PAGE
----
4th to 6th of May 2013 - Southwold and some incidents
|Crew :||Helen and Andy|
|Destinations :||Southwold and Ipswich.|
|Distance :||93 miles|
Saturday 4 th May 2013
A trip up the coast to Southwold. After an 0815 lock out we had an uneventful sail up the coast to Southwold, arriving with enough rise of tide to get over the bar without having to wait.
Following the instructions that the harbour master had given us over the phone the previous day we hugged the north breakwater before heading into mid-stream and finding the helpful harbour staff waiting to take our lines on the visitor's staging.
Our drinking water tastes and smells awful, it looks like we've picked up some contamination that even our Seagull filter can't completely remove, so we'll pick up some battled water in own tomorrow.
(When we got back to Ipswich Andy emptied and disinfected the water tanks. The water was fine for the rest of the season so we think we just picked up some contamination when we filled up after the winter. We did notice that all of the hoses on the pontoons at the marina have just been replaced, but we don't know if that's just coincidence.)
Sunday 5 th May 2013
Spent the day as tourists in Southwold, including a few pounds for the not to be missed slot machines in the under the pier show .
Monday 6 th May 2013
Doing the engine checks this morning the dipstick came out looking like it was covered in mayonnaise, so we've got water in the engine oil. The chances of finding a marine engineer at short notice on a bank holiday Monday weren't good so we decided to change the oil and get the boat back to Ipswich. Fortunately we carry enough spare oil on-board for a complete change.
Pumping out the oil we got at least a pint of water out before the oil started to arrive. Well this explains why the coolant level has been dropping recently, and why the oil level seemed a little higher than I (Andy) through I'd filled it to. It seems like this has been happening for a while so I reckoned that it was a slow leak from the cooling system into the oil and we should be able to get home OK with a sump full of fresh oil.
By 0930 we were ready to go, then the engine wouldn't start. It struggled to turn over, the same symptoms that we'd had a few weeks ago with a loose connection. Before starting to strip things down again we plugged the boat into shore power for half an hour to give the batteries a top up, had a cup of tea, then tried starting the engine with the battery charger still turned on to give things a helping hand. The engine started fine, so I think we had a recurrence of the bad connection.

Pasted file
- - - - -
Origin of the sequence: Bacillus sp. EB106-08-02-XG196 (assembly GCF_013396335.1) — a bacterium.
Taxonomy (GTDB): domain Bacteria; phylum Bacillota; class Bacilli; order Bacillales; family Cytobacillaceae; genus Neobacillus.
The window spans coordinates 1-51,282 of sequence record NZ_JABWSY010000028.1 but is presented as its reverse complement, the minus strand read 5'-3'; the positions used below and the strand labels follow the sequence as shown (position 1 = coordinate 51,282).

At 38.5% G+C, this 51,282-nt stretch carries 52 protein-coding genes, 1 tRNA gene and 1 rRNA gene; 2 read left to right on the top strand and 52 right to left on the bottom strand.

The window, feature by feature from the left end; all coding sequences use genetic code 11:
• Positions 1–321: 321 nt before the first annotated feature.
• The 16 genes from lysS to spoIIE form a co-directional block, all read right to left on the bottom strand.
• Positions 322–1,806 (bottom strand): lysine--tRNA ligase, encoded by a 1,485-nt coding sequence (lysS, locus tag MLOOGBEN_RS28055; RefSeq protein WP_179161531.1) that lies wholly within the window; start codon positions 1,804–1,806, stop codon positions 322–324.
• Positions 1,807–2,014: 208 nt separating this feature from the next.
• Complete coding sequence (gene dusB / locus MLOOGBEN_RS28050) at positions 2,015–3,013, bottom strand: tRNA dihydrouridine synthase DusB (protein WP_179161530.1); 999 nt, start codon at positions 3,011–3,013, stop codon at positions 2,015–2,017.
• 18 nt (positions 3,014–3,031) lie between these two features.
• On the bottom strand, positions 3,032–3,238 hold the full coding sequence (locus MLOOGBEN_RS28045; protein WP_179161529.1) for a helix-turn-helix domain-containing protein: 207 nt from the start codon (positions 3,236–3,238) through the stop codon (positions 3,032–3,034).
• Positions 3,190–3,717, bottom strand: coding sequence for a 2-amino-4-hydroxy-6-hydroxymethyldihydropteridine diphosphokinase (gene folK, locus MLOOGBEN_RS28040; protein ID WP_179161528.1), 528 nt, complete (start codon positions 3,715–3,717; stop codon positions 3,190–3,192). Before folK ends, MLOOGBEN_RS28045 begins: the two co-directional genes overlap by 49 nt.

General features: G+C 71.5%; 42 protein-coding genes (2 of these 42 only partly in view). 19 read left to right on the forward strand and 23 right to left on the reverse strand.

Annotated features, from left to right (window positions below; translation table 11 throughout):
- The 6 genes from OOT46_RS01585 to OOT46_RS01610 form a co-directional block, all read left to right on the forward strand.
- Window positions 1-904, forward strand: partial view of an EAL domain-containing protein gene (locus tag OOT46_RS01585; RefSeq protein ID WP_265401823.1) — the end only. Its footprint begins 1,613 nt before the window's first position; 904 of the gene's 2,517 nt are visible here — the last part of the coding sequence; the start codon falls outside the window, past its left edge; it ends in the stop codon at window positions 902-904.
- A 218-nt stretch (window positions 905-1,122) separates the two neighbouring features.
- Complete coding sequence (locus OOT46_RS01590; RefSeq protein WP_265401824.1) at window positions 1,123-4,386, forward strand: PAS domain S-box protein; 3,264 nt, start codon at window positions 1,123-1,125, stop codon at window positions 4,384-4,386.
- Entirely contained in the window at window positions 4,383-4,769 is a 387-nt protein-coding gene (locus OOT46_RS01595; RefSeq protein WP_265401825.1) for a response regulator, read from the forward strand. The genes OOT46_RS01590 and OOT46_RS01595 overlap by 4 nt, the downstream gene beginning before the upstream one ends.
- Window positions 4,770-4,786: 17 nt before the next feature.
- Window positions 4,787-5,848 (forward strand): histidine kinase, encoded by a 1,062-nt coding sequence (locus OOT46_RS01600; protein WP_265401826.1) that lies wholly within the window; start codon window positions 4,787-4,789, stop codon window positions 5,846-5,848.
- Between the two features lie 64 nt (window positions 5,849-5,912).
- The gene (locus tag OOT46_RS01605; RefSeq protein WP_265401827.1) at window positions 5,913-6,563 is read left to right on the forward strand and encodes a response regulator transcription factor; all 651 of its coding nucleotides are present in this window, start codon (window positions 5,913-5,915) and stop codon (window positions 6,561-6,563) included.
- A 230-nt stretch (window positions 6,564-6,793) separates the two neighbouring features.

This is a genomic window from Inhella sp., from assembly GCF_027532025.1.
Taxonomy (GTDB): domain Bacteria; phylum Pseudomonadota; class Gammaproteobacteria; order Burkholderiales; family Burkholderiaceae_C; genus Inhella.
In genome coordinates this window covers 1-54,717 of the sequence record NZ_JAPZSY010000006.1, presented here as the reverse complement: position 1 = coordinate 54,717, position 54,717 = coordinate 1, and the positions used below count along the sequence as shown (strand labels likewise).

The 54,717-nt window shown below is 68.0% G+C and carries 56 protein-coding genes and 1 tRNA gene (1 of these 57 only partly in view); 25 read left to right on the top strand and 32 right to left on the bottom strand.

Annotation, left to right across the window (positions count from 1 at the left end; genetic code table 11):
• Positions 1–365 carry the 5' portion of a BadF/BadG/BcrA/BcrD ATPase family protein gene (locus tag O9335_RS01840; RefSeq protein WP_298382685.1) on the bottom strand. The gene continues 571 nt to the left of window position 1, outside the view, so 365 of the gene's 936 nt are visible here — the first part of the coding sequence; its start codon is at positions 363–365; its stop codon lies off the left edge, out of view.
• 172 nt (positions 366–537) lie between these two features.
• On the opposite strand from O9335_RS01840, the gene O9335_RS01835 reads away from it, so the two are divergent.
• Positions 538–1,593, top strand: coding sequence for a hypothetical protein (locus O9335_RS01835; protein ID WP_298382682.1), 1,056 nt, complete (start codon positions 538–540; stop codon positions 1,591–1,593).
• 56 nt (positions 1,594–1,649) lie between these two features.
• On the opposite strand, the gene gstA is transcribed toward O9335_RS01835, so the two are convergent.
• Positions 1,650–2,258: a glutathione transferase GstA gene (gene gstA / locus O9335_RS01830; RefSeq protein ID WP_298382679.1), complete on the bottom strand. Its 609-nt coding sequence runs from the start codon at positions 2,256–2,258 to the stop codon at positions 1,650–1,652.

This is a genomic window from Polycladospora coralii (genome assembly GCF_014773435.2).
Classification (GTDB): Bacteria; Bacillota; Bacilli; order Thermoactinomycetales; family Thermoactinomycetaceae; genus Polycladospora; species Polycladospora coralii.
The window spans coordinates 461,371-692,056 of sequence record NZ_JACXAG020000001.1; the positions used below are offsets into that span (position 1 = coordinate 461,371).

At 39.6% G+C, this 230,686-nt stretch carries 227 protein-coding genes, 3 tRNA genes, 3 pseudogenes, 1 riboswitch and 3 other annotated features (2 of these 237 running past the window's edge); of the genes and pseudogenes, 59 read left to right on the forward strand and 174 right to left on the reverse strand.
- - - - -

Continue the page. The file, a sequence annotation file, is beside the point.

We finally slipped at 1020 and motor sailed down the coast in light winds. As we got to Orford Ness the fog came down and we felt our way down the coast on the radar until it lifted again.
Off Felixstowe I (Andy again) was trying to cut in a bit too far inshore from Wadgate Ledge beacon when the depth dropped to 0 and we ground to a halt. According to the chart we should have had just enough depth, but the chart also mentions sand waves in this area so I really should have paid more attention and stayed out in deeper water. Fortunately we were at the bottom of the tide so we weren't going to be stuck for long (although if we'd had more tide we may not have grounded in the first place...) and with a combination of sail and engine we managed to work Speedwell off the bottom and into deeper water, making our way sheepishly back along our previous course then out to Wadgate Ledge beacon, across the shipping channel and into the river.
Finally back on our berth at 1845 after more than enough incidents for one day.
Subsequent investigation by a marine engineer found that the cylinder head gasket had started to fail (and also that our engine oil cooler wasn't far off failing as well) so the boat was out of commission for over a month while we had the cylinder head serviced and a new oil cooler fitted. At least this gave me time to re-wire the battery negative circuit so that I now have much better access to the bus-bar that was causing the connection problems and can get the connector properly tight (in its previous location I couldn't get a spanner onto the nut properly so it was never really secure). As extra insurance I've invested in some heavy duty jump leads so we can make temporary repairs if we need to.
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